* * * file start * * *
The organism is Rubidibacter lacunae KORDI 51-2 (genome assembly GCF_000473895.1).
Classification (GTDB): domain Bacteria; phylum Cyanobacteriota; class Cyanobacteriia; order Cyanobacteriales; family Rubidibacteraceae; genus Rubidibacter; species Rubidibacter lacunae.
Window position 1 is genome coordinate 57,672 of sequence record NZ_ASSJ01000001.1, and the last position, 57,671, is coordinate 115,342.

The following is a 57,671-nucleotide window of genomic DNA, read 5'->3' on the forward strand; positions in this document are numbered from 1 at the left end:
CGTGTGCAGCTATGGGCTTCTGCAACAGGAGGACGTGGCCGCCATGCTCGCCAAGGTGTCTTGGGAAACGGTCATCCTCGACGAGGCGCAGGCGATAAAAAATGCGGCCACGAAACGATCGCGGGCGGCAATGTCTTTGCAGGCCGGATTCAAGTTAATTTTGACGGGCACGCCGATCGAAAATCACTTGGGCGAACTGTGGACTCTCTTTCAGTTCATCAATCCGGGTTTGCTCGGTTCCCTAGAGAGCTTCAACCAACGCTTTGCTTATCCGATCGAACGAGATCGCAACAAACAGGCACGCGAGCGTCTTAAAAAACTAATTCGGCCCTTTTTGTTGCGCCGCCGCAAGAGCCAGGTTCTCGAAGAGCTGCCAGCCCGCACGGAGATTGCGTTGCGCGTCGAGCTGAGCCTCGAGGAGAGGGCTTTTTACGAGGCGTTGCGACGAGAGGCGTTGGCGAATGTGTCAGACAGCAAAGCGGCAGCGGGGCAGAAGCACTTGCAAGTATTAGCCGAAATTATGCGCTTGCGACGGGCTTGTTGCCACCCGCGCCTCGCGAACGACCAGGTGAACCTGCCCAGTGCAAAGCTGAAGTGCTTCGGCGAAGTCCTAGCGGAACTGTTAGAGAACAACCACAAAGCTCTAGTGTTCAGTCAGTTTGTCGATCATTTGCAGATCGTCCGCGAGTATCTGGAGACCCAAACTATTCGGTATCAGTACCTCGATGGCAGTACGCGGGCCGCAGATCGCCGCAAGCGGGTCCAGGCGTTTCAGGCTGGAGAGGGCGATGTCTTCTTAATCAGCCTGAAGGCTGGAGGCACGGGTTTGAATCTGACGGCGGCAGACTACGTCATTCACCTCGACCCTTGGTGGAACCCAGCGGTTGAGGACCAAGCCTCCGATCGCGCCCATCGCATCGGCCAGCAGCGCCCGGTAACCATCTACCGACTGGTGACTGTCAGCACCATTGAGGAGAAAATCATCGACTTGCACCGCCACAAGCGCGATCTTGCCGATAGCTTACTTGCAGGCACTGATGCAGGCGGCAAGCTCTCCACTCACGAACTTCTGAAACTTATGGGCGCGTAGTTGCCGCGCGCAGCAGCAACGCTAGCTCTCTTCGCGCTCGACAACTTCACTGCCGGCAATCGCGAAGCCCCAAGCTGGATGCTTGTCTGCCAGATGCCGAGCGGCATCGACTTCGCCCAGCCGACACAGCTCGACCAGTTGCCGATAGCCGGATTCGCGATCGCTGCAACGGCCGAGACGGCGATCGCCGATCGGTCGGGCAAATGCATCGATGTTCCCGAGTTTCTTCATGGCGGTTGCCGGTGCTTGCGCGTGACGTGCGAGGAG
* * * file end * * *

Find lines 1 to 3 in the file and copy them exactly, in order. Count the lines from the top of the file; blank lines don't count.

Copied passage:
The organism is Rubidibacter lacunae KORDI 51-2 (genome assembly GCF_000473895.1).
Classification (GTDB): domain Bacteria; phylum Cyanobacteriota; class Cyanobacteriia; order Cyanobacteriales; family Rubidibacteraceae; genus Rubidibacter; species Rubidibacter lacunae.
Window position 1 is genome coordinate 57,672 of sequence record NZ_ASSJ01000001.1, and the last position, 57,671, is coordinate 115,342.